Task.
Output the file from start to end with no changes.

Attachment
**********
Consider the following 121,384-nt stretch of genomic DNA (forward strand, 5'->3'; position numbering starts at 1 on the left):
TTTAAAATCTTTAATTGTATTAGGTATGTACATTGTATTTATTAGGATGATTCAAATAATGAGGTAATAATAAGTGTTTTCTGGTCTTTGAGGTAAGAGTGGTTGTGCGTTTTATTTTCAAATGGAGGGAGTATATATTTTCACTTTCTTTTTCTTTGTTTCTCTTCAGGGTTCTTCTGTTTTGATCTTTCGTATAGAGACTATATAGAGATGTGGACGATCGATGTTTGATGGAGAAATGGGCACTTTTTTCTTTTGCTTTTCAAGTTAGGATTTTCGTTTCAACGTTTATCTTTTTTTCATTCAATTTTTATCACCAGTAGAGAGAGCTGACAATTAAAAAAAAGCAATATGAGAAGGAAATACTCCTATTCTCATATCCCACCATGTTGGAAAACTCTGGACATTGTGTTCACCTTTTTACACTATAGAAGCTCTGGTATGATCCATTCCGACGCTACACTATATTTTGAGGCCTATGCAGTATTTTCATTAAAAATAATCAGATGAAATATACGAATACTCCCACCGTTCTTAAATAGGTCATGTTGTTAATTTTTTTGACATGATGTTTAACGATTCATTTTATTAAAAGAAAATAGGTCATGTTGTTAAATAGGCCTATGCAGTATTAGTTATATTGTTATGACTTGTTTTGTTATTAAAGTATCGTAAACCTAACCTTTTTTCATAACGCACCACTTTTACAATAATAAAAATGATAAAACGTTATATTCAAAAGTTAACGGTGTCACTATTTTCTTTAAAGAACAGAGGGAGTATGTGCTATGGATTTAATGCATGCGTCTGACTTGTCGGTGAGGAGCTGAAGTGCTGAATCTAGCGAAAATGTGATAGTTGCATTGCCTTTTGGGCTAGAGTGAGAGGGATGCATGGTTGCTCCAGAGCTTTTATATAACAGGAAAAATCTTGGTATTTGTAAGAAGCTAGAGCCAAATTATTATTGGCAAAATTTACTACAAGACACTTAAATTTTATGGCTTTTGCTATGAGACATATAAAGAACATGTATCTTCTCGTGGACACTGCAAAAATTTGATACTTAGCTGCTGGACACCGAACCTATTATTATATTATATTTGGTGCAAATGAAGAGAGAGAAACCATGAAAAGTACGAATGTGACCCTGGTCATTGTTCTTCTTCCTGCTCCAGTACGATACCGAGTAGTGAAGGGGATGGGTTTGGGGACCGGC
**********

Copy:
Consider the following 121,384-nt stretch of genomic DNA (forward strand, 5'->3'; position numbering starts at 1 on the left):
TTTAAAATCTTTAATTGTATTAGGTATGTACATTGTATTTATTAGGATGATTCAAATAATGAGGTAATAATAAGTGTTTTCTGGTCTTTGAGGTAAGAGTGGTTGTGCGTTTTATTTTCAAATGGAGGGAGTATATATTTTCACTTTCTTTTTCTTTGTTTCTCTTCAGGGTTCTTCTGTTTTGATCTTTCGTATAGAGACTATATAGAGATGTGGACGATCGATGTTTGATGGAGAAATGGGCACTTTTTTCTTTTGCTTTTCAAGTTAGGATTTTCGTTTCAACGTTTATCTTTTTTTCATTCAATTTTTATCACCAGTAGAGAGAGCTGACAATTAAAAAAAAGCAATATGAGAAGGAAATACTCCTATTCTCATATCCCACCATGTTGGAAAACTCTGGACATTGTGTTCACCTTTTTACACTATAGAAGCTCTGGTATGATCCATTCCGACGCTACACTATATTTTGAGGCCTATGCAGTATTTTCATTAAAAATAATCAGATGAAATATACGAATACTCCCACCGTTCTTAAATAGGTCATGTTGTTAATTTTTTTGACATGATGTTTAACGATTCATTTTATTAAAAGAAAATAGGTCATGTTGTTAAATAGGCCTATGCAGTATTAGTTATATTGTTATGACTTGTTTTGTTATTAAAGTATCGTAAACCTAACCTTTTTTCATAACGCACCACTTTTACAATAATAAAAATGATAAAACGTTATATTCAAAAGTTAACGGTGTCACTATTTTCTTTAAAGAACAGAGGGAGTATGTGCTATGGATTTAATGCATGCGTCTGACTTGTCGGTGAGGAGCTGAAGTGCTGAATCTAGCGAAAATGTGATAGTTGCATTGCCTTTTGGGCTAGAGTGAGAGGGATGCATGGTTGCTCCAGAGCTTTTATATAACAGGAAAAATCTTGGTATTTGTAAGAAGCTAGAGCCAAATTATTATTGGCAAAATTTACTACAAGACACTTAAATTTTATGGCTTTTGCTATGAGACATATAAAGAACATGTATCTTCTCGTGGACACTGCAAAAATTTGATACTTAGCTGCTGGACACCGAACCTATTATTATATTATATTTGGTGCAAATGAAGAGAGAGAAACCATGAAAAGTACGAATGTGACCCTGGTCATTGTTCTTCTTCCTGCTCCAGTACGATACCGAGTAGTGAAGGGGATGGGTTTGGGGACCGGC